Wales and Italy could be among the beneficiaries of the decision of Australia and New Zealand to pull out of the World Cup.
While organisers prepare to meet with the Government to decide whether to press ahead with the tournament in England in the autumn without the big two, it has been confirmed that a host of their players still want to take part and are ready to switch their allegiance.
International Rugby League chair Troy Grant says there is “a ton” of players still keen to play, including Newcastle Knights second rower Tyson Frizell, who played for Wales in the 2013 World Cup and has since won 14 caps for the Kangaroos.
As the backlash continued following Thursday’s snap announcement, the Australian players union described the decision as “premature” and Grant believes the ARL and the NZRL both underestimated the strength of feeling among the players.
“I think they’ve underestimated or failed to appreciate the passion the players have for representing their countries, their families and their heritage,” Grant said. “The push-back is pretty significant.”
Both national coaches Mal Meninga (Australia) and Michael Maguire (New Zealand) have said they would not stand in the way of their players switching allegiance to tier-two nations.
Samoa, who are England’s opening opponents, would be the biggest beneficiaries with Jarome Luai, Junior Paulo, Tino Fa’asuamaleaui, Payne Haas, Brian To’o and Josh Papalii all eligible for the Pacific nation, while Daniel Saifiti and Tariq Sims can play for Fiji, James Tedesco may return for Italy and David Fifita can represent Tonga.
“There’s a ton of them in all honesty – James Tedesco for Italy for example and Tyson Frizell for Wales,” Grant said. “There’s lots of different options.”
Australia and New Zealand attributed their decision to the worsening Covid-19 situation in the UK but it drew criticism from the Rugby League Players Association (RLPA) chief executive Clint Newton.
In a statement, the former Hull KR forward said: “We have had feedback from a number of players eligible for these nations stating their intentions to compete in the tournament, pending more information becoming available in the coming weeks.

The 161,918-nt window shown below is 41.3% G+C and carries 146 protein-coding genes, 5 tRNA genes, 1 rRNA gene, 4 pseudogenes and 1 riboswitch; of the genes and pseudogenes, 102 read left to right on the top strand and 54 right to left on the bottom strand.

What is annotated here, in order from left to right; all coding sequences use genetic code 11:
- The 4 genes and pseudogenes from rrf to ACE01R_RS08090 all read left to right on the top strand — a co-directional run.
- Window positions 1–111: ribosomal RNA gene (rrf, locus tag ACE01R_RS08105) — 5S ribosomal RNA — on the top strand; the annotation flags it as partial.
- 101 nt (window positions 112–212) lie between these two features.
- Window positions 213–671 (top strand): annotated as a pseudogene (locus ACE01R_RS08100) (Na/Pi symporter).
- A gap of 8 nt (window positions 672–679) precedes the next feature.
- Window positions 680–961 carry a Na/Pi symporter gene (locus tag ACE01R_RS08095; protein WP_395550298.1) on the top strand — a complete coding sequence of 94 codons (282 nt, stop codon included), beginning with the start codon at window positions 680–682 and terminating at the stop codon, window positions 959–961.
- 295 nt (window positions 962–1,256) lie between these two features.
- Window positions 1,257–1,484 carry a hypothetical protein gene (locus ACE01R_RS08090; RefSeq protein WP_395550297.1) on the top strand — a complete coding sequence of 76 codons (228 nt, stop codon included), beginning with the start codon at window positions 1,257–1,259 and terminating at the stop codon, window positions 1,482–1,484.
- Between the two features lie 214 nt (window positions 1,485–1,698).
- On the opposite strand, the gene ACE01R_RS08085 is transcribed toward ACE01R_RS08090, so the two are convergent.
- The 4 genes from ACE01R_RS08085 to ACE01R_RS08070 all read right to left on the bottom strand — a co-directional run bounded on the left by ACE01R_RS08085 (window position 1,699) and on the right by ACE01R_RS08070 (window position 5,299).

“Clearly, the views of those players have not been enough to prevent this decision and we believe it has been made prematurely.”
The two nations were branded “cowardly” and “selfish” by the Rugby Football League’s chairman Simon Johnson, who is hoping they can be shamed into performing an about-turn as the World Cup organisers meet to determine their next move.
Leader of the House of Commons Jacob Rees-Mogg addressed the issue in Parliament on Thursday while Speaker Sir Lindsay Hoyle, a Warrington fan, is due to meet tournament organisers and vaccines minister Nadhim Zahawi said he and Government officials were also happy to get involved.
Sports minister Nigel Huddleston has pledged to take up the matter with his Australian and New Zealand counterparts as talks continue at the highest level.
A joint statement from Huddleston, RFL chief executive Ralph Rimmer and tournament chief executive Jon Dutton said: “In the best interests of the sport and its millions of fans around the world, we remain open to further discussions with the Australian and New Zealand rugby league authorities about what further reassurances they might need.
“We remain committed to the tournament and putting on a superb spectacle of sport.”
Grant added: “I’m hopeful that it still goes ahead. I guess Monday will be a telling day. That’s when the World Cup (officials) and UK Government are meeting I think to talk about that.”
The tournament is due to kick off in Newcastle on October 23, with the first of 61 matches across the men’s, women’s and wheelchair competitions, all of them broadcast live by the BBC.
Grant revealed at a press conference eight days ago that he had replacement teams on stand-by in the event of withdrawals and he says that remains an option.
After losing to Jamaica in the last qualifying round, the United States would be the most obvious team to step into the breach while another possibility would be combined line-up on the lines of the Other Nationalities or Exiles teams that have played in the past.
“We’ve got the capacity to replace teams,” Grant said. “That’s a decision for the board as to who and what formation that takes, in conjunction with the World Cup if it goes ahead and remains at 16 teams etc.
“Whether you do a formal next up from the qualifications or whether you do something a little bit out of the box or a little bit creative as well, there’s different options.”
“The United States are obviously in the mix and in the women’s competition Italy have expressed their desire and readiness to step up so there’s a whole heap of options and scenarios.”